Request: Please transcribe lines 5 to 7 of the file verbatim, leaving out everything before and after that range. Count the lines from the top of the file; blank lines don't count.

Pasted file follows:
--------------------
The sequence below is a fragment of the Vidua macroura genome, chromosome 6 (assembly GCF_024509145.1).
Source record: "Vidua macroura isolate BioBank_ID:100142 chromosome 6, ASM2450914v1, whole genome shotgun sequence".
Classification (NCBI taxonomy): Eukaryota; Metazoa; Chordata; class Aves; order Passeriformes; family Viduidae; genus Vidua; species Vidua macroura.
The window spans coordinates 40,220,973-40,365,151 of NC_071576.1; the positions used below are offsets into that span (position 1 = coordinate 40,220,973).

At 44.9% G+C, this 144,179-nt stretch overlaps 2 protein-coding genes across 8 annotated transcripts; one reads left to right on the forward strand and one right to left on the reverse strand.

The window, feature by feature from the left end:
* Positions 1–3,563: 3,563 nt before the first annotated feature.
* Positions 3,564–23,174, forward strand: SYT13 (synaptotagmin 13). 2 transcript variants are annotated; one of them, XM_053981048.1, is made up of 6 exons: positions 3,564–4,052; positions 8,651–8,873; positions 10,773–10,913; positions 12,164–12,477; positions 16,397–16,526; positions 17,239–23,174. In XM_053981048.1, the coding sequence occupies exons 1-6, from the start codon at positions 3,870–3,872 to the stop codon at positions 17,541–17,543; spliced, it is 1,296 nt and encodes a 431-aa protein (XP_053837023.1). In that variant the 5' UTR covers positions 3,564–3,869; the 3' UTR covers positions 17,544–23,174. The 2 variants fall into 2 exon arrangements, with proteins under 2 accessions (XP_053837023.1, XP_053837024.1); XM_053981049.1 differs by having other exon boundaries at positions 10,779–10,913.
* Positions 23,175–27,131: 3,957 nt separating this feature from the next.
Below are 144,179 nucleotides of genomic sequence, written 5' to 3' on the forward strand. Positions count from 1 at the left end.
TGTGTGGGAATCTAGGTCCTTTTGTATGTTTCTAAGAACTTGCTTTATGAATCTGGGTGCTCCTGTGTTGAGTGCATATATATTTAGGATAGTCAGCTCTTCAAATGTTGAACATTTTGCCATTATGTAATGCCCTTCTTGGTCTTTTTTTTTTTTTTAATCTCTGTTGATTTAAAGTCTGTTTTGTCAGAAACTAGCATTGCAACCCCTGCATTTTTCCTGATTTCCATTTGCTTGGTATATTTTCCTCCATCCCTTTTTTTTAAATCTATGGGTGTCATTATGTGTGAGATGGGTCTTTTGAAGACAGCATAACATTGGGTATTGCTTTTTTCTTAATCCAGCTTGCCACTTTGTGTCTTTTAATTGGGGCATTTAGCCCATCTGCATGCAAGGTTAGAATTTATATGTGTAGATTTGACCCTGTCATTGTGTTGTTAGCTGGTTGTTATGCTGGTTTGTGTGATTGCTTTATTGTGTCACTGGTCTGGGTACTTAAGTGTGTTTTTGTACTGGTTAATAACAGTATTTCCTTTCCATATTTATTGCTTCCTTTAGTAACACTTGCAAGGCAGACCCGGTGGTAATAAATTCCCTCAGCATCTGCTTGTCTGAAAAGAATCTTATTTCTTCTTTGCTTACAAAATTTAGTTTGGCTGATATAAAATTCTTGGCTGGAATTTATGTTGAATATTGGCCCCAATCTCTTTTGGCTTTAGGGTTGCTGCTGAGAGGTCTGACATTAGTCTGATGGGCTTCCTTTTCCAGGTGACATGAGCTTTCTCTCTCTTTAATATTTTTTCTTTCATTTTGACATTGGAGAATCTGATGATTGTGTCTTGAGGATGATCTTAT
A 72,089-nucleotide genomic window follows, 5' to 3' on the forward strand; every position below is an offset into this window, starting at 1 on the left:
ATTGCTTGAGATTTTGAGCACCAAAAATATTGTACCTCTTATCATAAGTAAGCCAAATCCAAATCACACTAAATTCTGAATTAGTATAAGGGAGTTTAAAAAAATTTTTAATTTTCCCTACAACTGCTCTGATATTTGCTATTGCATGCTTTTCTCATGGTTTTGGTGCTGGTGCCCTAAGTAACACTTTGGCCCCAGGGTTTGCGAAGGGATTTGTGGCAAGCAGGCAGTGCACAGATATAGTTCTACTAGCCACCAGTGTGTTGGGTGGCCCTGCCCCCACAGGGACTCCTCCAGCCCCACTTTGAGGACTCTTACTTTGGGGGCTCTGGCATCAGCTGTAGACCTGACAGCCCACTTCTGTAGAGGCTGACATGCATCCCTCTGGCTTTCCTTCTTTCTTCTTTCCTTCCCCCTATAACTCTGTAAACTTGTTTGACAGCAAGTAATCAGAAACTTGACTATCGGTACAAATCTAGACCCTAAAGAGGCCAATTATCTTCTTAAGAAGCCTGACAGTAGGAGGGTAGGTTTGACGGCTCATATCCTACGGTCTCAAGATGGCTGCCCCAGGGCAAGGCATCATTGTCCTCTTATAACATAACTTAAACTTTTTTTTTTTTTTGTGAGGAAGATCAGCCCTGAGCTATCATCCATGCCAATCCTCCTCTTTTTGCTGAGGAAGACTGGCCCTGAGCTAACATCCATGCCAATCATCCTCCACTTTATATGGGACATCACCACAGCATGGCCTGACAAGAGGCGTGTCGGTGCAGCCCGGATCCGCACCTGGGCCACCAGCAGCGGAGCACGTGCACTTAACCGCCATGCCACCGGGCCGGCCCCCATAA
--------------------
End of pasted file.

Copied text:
At 44.9% G+C, this 144,179-nt stretch overlaps 2 protein-coding genes across 8 annotated transcripts; one reads left to right on the forward strand and one right to left on the reverse strand.

The window, feature by feature from the left end:
* Positions 1–3,563: 3,563 nt before the first annotated feature.